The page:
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Originally published February 21, 2014 at 8:28 PM | Page modified February 21, 2014 at 9:00 PM

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Tim Lincecum, ex-landlord agree to $100,000 judgment in pitcher’s favor

Giants pitcher Tim Lincecum and his former San Francisco landlord have agreed to a $100,000 judgment in Lincecum’s favor, ending a legal dispute that began with allegations the former Washington Huskies standout left a town house he rented during the 2010 season a wreck.


The Associated Press

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SAN FRANCISCO – Giants pitcher Tim Lincecum and his former San Francisco landlord have agreed to a $100,000 judgment in Lincecum’s favor, ending a legal dispute that began with allegations the former Washington Huskies standout left a town house he rented during the 2010 season a wreck.

The Beverly Hills Sports Council, which represents Lincecum, released a statement announcing the settlement.

Mindy Freile filed a lawsuit in October 2011 seeking $350,000 in damages against Lincecum. She claimed the two-time NL Cy Young Award winner and World Series champion stole and destroyed items in the town house he rented in San Francisco’s Mission District.

Lincecum, 29, countersued. He said the allegations were false and Freile violated a California law that required her to account for the whereabouts of his security deposit.

Lincecum’s attorney, Peter M. Bransten, said in a statement “it’s clear from the landlord’s agreement that a judgment be entered in Mr. Lincecum’s favor that her claim to have sustained hundreds of thousands of dollars in damages was baseless.”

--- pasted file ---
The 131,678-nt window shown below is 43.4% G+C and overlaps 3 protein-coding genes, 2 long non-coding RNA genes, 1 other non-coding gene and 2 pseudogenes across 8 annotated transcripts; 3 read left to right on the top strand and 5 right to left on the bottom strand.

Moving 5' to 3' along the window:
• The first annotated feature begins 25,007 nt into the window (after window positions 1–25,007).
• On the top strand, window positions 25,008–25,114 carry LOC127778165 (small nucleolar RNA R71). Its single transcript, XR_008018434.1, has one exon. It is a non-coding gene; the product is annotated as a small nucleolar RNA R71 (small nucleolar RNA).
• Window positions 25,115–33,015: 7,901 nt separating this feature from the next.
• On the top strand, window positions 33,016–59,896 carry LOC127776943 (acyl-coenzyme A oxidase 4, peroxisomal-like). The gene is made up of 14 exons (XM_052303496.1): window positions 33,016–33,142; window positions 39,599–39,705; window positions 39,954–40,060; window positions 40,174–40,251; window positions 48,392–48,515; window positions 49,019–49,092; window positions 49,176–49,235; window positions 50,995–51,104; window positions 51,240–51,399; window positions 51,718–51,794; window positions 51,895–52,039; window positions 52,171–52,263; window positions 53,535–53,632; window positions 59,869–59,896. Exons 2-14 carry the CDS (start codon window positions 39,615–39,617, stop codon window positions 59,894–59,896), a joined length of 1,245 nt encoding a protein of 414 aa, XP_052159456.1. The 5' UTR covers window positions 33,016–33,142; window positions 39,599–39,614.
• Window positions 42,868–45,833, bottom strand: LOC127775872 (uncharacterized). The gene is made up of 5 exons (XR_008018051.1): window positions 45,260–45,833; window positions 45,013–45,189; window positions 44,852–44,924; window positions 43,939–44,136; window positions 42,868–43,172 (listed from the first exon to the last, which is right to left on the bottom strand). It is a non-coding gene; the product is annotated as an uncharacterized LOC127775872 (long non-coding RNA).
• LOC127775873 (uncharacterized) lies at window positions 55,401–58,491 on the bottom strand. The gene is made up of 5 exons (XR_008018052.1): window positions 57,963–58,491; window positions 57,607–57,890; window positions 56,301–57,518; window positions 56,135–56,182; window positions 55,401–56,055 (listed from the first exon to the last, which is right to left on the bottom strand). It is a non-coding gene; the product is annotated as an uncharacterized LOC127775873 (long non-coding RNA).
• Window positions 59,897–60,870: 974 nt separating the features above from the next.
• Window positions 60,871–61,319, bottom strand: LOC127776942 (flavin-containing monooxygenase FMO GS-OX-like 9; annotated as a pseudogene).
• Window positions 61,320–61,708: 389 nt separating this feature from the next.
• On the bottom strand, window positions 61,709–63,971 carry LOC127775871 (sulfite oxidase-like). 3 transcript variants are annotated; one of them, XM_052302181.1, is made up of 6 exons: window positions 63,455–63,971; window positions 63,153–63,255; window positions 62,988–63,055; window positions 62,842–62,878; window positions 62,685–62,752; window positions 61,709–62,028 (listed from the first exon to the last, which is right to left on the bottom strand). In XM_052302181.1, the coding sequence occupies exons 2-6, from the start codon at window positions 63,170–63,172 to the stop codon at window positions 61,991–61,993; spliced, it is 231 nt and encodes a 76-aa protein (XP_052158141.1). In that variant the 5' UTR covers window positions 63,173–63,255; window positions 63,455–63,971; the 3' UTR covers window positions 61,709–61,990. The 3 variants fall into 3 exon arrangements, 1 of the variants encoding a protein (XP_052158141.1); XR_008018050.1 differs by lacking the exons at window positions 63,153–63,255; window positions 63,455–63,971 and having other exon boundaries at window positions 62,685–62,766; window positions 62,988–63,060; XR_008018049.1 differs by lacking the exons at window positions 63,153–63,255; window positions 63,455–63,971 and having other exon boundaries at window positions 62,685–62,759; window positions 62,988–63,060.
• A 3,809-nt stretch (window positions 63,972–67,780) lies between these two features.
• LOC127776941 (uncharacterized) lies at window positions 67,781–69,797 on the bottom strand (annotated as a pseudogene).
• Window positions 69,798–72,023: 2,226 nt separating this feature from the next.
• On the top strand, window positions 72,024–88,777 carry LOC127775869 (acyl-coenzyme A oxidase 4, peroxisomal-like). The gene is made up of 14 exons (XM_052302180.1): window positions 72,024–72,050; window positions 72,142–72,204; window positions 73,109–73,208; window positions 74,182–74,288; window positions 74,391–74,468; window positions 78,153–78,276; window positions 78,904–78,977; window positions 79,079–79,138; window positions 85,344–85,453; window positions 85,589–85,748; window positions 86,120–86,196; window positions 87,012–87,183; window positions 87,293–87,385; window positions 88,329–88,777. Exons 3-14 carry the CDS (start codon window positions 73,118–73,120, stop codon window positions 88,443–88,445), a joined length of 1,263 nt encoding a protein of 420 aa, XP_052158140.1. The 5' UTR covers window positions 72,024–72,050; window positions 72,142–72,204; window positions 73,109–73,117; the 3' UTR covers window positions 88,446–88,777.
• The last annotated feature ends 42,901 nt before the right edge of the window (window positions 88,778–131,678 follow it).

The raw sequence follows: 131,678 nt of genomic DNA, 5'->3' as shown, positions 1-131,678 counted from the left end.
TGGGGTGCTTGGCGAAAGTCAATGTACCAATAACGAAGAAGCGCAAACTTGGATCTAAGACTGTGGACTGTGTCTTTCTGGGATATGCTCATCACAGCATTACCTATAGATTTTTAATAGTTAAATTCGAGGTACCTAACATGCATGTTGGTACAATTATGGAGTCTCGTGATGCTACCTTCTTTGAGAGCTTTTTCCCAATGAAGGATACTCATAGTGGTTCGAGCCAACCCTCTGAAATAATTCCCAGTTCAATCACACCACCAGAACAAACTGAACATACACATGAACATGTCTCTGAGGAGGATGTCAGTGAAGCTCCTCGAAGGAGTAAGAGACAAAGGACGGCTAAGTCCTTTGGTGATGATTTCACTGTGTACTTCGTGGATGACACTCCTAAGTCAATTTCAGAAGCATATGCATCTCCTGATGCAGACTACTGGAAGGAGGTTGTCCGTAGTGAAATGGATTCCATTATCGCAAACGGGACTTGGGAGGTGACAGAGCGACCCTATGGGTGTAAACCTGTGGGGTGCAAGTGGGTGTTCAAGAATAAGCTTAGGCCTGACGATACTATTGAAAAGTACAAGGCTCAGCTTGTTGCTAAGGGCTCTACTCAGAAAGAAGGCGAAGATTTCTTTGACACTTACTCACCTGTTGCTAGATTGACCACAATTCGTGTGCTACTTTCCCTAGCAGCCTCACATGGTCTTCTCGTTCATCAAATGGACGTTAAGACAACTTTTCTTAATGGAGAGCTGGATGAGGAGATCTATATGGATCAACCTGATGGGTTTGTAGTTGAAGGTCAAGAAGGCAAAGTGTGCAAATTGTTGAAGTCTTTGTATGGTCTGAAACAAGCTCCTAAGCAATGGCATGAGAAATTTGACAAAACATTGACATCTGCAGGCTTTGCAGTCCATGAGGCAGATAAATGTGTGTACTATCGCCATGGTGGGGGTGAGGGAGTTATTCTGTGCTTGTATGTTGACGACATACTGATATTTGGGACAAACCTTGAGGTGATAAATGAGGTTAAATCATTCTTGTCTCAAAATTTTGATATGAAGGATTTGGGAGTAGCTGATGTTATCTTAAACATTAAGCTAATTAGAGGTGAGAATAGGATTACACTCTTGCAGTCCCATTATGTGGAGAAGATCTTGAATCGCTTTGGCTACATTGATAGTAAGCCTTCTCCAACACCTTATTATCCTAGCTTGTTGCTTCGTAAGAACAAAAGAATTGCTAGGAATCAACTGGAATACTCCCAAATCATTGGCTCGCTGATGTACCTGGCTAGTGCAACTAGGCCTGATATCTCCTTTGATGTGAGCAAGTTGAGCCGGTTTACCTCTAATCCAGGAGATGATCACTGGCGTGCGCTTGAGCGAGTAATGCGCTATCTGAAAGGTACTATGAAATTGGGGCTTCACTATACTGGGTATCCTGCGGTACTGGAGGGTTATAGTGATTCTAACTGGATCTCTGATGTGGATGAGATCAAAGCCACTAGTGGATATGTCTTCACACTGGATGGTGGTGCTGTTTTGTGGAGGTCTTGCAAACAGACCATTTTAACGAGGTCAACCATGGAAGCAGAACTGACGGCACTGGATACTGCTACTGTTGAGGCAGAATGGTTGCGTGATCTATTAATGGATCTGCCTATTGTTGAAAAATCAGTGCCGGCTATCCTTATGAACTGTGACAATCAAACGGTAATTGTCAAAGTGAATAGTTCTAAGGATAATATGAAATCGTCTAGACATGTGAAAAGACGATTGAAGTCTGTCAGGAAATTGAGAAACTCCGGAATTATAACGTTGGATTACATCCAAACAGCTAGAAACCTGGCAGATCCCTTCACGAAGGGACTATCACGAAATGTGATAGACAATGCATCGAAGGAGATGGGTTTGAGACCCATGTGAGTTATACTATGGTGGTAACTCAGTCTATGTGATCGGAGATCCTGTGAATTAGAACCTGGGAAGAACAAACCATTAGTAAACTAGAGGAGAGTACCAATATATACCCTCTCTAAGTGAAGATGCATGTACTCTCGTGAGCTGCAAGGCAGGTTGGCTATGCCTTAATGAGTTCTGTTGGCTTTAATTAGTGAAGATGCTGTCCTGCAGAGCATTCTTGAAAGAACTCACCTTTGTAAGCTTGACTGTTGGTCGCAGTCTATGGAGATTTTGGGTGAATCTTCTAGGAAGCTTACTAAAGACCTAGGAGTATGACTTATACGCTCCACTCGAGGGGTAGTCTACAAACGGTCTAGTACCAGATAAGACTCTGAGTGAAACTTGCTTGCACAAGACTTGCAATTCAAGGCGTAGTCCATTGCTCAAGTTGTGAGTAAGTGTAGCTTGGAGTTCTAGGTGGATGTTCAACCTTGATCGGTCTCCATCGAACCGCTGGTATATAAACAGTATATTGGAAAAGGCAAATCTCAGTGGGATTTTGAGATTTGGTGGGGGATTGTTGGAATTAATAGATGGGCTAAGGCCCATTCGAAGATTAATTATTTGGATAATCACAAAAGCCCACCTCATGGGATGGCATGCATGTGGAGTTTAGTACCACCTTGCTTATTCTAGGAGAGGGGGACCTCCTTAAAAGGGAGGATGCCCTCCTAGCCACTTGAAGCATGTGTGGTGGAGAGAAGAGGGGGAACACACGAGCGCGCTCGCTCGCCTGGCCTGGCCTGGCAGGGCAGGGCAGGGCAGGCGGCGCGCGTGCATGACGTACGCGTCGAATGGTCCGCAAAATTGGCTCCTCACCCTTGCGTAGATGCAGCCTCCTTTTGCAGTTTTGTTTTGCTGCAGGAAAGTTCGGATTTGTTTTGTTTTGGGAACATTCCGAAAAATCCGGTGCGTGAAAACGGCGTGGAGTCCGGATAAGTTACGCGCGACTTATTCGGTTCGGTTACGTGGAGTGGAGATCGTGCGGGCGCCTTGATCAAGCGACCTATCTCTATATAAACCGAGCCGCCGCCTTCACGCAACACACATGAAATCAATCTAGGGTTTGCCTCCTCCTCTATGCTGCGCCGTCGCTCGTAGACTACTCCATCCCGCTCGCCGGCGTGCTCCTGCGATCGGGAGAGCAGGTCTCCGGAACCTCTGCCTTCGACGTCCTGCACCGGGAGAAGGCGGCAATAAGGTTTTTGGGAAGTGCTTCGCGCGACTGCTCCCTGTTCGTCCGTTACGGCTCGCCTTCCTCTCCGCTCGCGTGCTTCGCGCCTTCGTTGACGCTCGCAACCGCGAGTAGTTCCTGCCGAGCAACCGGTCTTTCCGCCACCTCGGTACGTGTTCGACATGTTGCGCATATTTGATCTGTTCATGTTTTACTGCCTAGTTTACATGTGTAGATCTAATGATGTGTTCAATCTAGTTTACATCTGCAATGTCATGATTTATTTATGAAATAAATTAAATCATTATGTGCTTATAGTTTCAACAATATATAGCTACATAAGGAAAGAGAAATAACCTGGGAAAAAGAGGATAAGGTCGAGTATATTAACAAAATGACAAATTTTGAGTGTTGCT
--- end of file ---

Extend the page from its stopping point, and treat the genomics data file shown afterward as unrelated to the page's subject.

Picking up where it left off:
Lincecum said, “I am pleased with the result and believe that this was an attempt from the very beginning on the landlord’s part to take advantage of my public profile for financial gain. She kept the balance of my security deposit while making unsubstantiated claims of exaggerated damage. While litigation is something you always want to avoid, I will always defend myself against frivolous lawsuits.”

Notes

• Japanese pitcher Masahiro Tanaka threw batting practice as a New York Yankee for the first time, facing five players for five pitches each.

Tanaka, who has a $155 million, seven-year contract, impressed catcher Brian McCann.

“As good as advertised,” McCann said. “I know it’s only a live bullpen, but you can tell he’s got the stuff. He’s got a great split. It really falls off the table. His motion is completely the same as his fastball, and that’s the key to getting swings and misses.”

• Oregon State pitcher Ben Wetzler must sit out the team’s first 11 games under a penalty imposed by the NCAA — and Baseball America reported several sources said the Philadelphia Phillies turned in Wetzler in November.

Wetzler sought the advice of a representative from a sports-management group after last summer’s draft. The left-hander was selected in the fifth round by the Phillies, but decided to return to Oregon State.

• Hall of Fame pitcher Sandy Koufax, who was standing in the bullpen, was struck on the forehead by a ball hit by Andre Ethier as the Los Angeles Dodgers took batting practice in Glendale, Ariz. Koufax, 78, told reporters he was fine.



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